For at least the past fifty years, the most important and exciting site of new fusions of music has been in Jazz. Perhaps this is owing to its roots in collective improvisation and musical play, or in Jazz’s consistent pursuit of innovative timbres, rhythms, and forms. Fusions with Latin music go back at least to Charles Mingus (Haitian Fight Song) and the innovations of Miles Davis in fusing Jazz with Rock (See his Bitches Brew) seem to have opened up the possibility of many others. In the past few years, a new fusion with rap and hip-hop has been showing us ways in which two African-American musical innovations can come together in a sort of musical dialogue.
The group “Sélébéyone” takes its name from a Wolof word, meaning “intersection” or a place between the borders where two entities may meet and transform into something entirely new. That is exactly what happens in their music where the border of hip hop (rap) meets at the edges of jazz. They performed numbers from their recent self-titled album as part of the Ecstatic Music Festival at Merkin Hall on March 27.
Bandimic raps in Wolof, the indigenous language of Senegal, Gambia, and Mauritiana. Wolof, interestingly, is not a tonal language, which means that pitch difference does not convey meaning (unlike, say, Mandarin) thus the rhythmic rush of the language and Bandimic’s rapping may come naturally from the language itself. HPrizm, by contrast, offered slower, more resonating lines, often taking advantage of his two-microphone set up, in which one was set to a high reverb, extending his words in a long echoing resonance.
Drummer Damion Reid is perhaps best known for his work with the Robert Glasper Trio, the inventive trio that won a Grammy for best R&B album with just such a collaboration between Jazz and Hip Hop. His is a cymbal-centered style, that relies less on big resonating toms or typical snares and more on the variety of metals in his kit. This makes some sense in the context of Sélébéyone for the group tends to rely on robust synthesized sounds for its lower register, laying down big electronic textures to fill out those sub-audible ranges. Reid’s cymbals float above this this bass, producing an astonishing variety of timbres and resonances.
The saxophones created thick constellations of sounds, with long arpeggiated gestures that defy harmonic analysis. Lasserre, on soprano, created sonic depth with swirling motions that moved his horn closer to and further from his microphone. The reverb applied to the instrument gave it even more warmth. Lehman’s alto sax playing is virtuosic and defies easy description. The harmonic density of his solos is breathtaking.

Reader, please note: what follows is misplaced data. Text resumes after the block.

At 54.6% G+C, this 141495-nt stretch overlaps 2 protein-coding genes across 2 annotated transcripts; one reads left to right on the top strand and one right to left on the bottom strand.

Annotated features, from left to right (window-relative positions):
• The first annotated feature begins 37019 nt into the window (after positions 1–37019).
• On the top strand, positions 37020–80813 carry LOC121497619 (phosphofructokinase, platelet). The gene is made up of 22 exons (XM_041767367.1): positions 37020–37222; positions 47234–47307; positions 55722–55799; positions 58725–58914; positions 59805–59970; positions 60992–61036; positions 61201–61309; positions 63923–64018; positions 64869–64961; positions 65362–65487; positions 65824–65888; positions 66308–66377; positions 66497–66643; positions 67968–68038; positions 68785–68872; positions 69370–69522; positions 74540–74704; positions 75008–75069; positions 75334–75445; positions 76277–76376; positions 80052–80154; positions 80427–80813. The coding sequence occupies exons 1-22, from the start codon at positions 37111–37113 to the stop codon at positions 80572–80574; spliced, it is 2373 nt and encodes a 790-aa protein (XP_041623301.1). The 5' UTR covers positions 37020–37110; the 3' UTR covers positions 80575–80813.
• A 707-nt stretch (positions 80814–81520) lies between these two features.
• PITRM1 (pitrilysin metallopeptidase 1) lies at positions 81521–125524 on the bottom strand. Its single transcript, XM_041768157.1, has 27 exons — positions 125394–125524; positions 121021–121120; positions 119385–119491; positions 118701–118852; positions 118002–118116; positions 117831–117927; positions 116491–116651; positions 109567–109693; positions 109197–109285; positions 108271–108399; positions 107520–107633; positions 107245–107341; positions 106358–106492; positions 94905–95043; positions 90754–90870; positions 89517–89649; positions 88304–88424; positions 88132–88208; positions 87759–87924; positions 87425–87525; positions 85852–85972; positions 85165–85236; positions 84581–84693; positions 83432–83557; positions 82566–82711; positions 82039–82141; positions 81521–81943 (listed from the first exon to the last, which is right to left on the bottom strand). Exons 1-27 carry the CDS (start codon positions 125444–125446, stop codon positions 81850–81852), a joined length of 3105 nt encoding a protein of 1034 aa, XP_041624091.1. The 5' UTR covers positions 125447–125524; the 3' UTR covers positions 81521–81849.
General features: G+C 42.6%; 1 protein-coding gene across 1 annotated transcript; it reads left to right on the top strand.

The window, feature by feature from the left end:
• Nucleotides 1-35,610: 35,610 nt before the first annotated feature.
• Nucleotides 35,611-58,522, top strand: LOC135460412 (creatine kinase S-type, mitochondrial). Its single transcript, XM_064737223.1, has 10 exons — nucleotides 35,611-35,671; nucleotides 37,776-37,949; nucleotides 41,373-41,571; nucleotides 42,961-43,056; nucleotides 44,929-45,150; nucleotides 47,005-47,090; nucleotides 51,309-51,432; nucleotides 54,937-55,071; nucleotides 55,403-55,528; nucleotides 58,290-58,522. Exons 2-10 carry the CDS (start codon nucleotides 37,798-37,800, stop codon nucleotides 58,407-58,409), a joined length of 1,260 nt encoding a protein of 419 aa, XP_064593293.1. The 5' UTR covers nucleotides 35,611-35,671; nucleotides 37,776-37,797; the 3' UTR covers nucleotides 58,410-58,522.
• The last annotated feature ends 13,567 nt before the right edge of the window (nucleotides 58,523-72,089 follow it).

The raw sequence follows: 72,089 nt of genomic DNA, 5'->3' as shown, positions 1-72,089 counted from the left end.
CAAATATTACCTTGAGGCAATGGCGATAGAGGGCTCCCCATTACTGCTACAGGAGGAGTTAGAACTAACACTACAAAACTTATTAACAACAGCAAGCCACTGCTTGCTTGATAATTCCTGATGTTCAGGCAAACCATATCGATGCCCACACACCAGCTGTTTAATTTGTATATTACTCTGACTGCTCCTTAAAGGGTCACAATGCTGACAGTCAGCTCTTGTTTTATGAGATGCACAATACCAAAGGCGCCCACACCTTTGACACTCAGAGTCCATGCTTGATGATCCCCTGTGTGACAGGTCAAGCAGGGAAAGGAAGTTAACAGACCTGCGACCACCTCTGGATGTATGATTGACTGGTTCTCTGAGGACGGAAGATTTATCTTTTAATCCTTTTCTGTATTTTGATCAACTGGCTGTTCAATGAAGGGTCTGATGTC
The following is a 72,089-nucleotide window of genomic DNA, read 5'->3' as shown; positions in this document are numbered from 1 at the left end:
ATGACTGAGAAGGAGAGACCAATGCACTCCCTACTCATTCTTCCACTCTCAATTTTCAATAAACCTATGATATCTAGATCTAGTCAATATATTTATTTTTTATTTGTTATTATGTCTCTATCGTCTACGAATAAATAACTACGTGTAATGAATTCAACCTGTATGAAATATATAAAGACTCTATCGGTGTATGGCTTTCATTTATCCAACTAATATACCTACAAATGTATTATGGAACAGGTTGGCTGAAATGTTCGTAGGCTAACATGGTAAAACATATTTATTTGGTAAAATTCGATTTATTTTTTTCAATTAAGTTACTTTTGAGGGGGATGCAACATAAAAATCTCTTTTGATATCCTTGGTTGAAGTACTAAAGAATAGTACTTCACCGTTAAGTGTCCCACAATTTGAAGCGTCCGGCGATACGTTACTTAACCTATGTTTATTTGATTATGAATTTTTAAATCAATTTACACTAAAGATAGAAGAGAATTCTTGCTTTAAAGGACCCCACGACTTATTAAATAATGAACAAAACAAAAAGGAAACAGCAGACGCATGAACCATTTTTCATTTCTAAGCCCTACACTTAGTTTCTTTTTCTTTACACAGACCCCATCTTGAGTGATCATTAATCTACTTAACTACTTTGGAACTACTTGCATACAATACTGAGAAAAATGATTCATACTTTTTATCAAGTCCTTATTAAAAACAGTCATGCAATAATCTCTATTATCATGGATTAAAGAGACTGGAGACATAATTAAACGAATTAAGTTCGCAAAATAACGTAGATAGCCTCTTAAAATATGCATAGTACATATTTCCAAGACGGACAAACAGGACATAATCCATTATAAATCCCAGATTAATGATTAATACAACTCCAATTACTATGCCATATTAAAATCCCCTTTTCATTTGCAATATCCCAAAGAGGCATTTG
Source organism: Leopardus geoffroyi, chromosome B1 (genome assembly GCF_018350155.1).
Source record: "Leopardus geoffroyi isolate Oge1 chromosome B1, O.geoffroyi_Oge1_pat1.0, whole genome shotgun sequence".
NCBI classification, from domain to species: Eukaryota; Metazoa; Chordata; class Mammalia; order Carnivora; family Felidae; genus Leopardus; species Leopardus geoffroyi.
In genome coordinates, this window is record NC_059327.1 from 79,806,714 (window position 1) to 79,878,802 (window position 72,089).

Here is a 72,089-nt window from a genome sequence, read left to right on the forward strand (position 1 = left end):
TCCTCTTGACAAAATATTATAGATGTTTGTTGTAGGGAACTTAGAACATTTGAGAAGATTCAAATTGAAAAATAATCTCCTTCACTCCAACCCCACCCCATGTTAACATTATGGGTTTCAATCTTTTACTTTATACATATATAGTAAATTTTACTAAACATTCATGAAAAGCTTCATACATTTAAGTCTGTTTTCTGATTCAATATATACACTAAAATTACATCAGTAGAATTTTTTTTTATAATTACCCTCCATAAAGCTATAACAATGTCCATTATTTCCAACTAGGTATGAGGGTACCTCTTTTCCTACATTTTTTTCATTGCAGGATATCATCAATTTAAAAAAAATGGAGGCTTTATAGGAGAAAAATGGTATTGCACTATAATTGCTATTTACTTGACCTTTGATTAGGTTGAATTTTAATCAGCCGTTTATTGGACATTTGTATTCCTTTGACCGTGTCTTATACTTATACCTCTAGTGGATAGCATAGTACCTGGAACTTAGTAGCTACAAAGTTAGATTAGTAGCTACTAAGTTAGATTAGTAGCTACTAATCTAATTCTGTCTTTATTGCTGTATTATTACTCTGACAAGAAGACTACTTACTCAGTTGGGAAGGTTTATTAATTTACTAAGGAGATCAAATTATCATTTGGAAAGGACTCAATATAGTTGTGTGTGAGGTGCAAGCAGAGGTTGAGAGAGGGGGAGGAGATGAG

The overall effect of this group is electrifying. On the one hand, the music is mesmerizing, with its thick electronic foundation and eddies of saxophones above it all, with shimmering cymbals and brittle piano above it all. On the other hand, their songs are formal structures with breaks for rappers in two languages. The electronics often use recordings of people, not in English, as a starting point, and it would be interesting to know if the rappers were engaging in ideas presented in hat recorded material. To a non-African listener, the effect is one of general African evocation.
HPrizm, Gaston Bandimic, and Maciek Lasserre all practice Sufism, a mystical branch of Islam which, in Senegal, has coalesced in the Mouride Brotherhood, founded in 1883 by Amadou Bomba, to whose memory the group’s last song was dedicated.
The group has uploaded the first song, “Laamb” on Youtube :
just a quick note to alert you to a small scheduling change. I decided to switch 2 of our topics so that we will cover Minimalism in a week’s time and I’ve moved the issue of Music & Politics down to the end of March. I’ve also included a couple of new readings for next week. If you can skim them before class on Monday, that would be great. Certainly have them skimmed by Wednesday to help our discussion.
Oh, and we’ll start Wednesday’s class with another short quiz: another definition of a major term that we’ve studied so far. Quiz starts promptly at 9:30 and ends, promptly at 9:40.
I’ve noticed that many posts on the blog aren’t taking advantage of all the text styling features that are available, most importantly, hyperlinks.
A hyperlink is an internet-friendly sort of footnote, in which you actively take your reader to your source, without having to fill the page with all that ugly URL language. It can be a good way to introduce your reader to websites of interest, and further reading. I’ve seen great URLs so far to websites and reviews, but the reader has to cut-and-paste the long text. We all prefer hyperlinks.
Here’s how to create them:
Highlight the text you want to make an active link.
Select the “link” button from the top of our editing window. It looks like this:
Then cut-and-paste your URL into the box that opens and hit “Enter”
I look forward to being able to link to your interesting research with each new post!
Have you attended a concert yet? Don’t let February pass you by: it is the single best month to attend a concert of contemporary music in New York City! Check out the Calendar to find an event happening when you are free. Take advantage of today’s holiday to attend a performance of music by African-American composers.
If getting out to a concert this month is difficult, you might want to write a review of new recording or respond to an issue in the press, or write a post that is timely (look for composers celebrating birthdays right now, for example. Some ideas: Philip Glass (Jan. 31), John Adams (Feb. 15), John Corigliano (Feb. 16), Gyorgy Kurtag (Feb. 19))
Review one of the albums or pieces that won a Grammy last night. Since our course is mostly about “art” music we should start by looking under “Best Instrumental Composition” and then anything with “Classical” in the title, such as “Best Engineered Album, Classical”, “Best Orchestral Performance”, “Best Opera Recording”, “Best Choral Performance”, “Best Chamber Music / Small Ensemble Performance”, “Best Classical Instrumental Solo” etc. You might be pleasantly surprised by the music you discover here. Of course, we shouldn’t ignore Jazz and many other genres, but I think that Beyoncé and Adele get enough press without our help.